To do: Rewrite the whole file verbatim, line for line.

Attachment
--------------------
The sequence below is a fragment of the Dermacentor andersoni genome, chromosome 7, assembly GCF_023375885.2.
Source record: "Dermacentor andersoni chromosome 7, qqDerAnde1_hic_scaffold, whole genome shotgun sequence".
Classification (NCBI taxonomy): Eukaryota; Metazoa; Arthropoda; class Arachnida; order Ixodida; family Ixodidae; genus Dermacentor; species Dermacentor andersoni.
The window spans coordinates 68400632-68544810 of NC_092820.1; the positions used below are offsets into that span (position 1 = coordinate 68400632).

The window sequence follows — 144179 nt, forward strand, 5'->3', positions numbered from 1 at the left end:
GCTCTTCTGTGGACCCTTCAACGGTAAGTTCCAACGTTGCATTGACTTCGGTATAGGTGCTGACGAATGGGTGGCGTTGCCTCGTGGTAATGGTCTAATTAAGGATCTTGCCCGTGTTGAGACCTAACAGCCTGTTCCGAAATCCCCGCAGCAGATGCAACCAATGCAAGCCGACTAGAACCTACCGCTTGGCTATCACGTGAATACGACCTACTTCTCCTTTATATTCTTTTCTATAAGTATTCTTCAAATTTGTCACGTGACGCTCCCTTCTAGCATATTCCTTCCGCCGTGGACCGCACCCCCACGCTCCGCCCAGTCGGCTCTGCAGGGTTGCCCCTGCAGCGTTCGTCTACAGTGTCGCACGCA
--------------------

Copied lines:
The sequence below is a fragment of the Dermacentor andersoni genome, chromosome 7, assembly GCF_023375885.2.
Source record: "Dermacentor andersoni chromosome 7, qqDerAnde1_hic_scaffold, whole genome shotgun sequence".
Classification (NCBI taxonomy): Eukaryota; Metazoa; Arthropoda; class Arachnida; order Ixodida; family Ixodidae; genus Dermacentor; species Dermacentor andersoni.
The window spans coordinates 68400632-68544810 of NC_092820.1; the positions used below are offsets into that span (position 1 = coordinate 68400632).

The window sequence follows — 144179 nt, forward strand, 5'->3', positions numbered from 1 at the left end:
GCTCTTCTGTGGACCCTTCAACGGTAAGTTCCAACGTTGCATTGACTTCGGTATAGGTGCTGACGAATGGGTGGCGTTGCCTCGTGGTAATGGTCTAATTAAGGATCTTGCCCGTGTTGAGACCTAACAGCCTGTTCCGAAATCCCCGCAGCAGATGCAACCAATGCAAGCCGACTAGAACCTACCGCTTGGCTATCACGTGAATACGACCTACTTCTCCTTTATATTCTTTTCTATAAGTATTCTTCAAATTTGTCACGTGACGCTCCCTTCTAGCATATTCCTTCCGCCGTGGACCGCACCCCCACGCTCCGCCCAGTCGGCTCTGCAGGGTTGCCCCTGCAGCGTTCGTCTACAGTGTCGCACGCA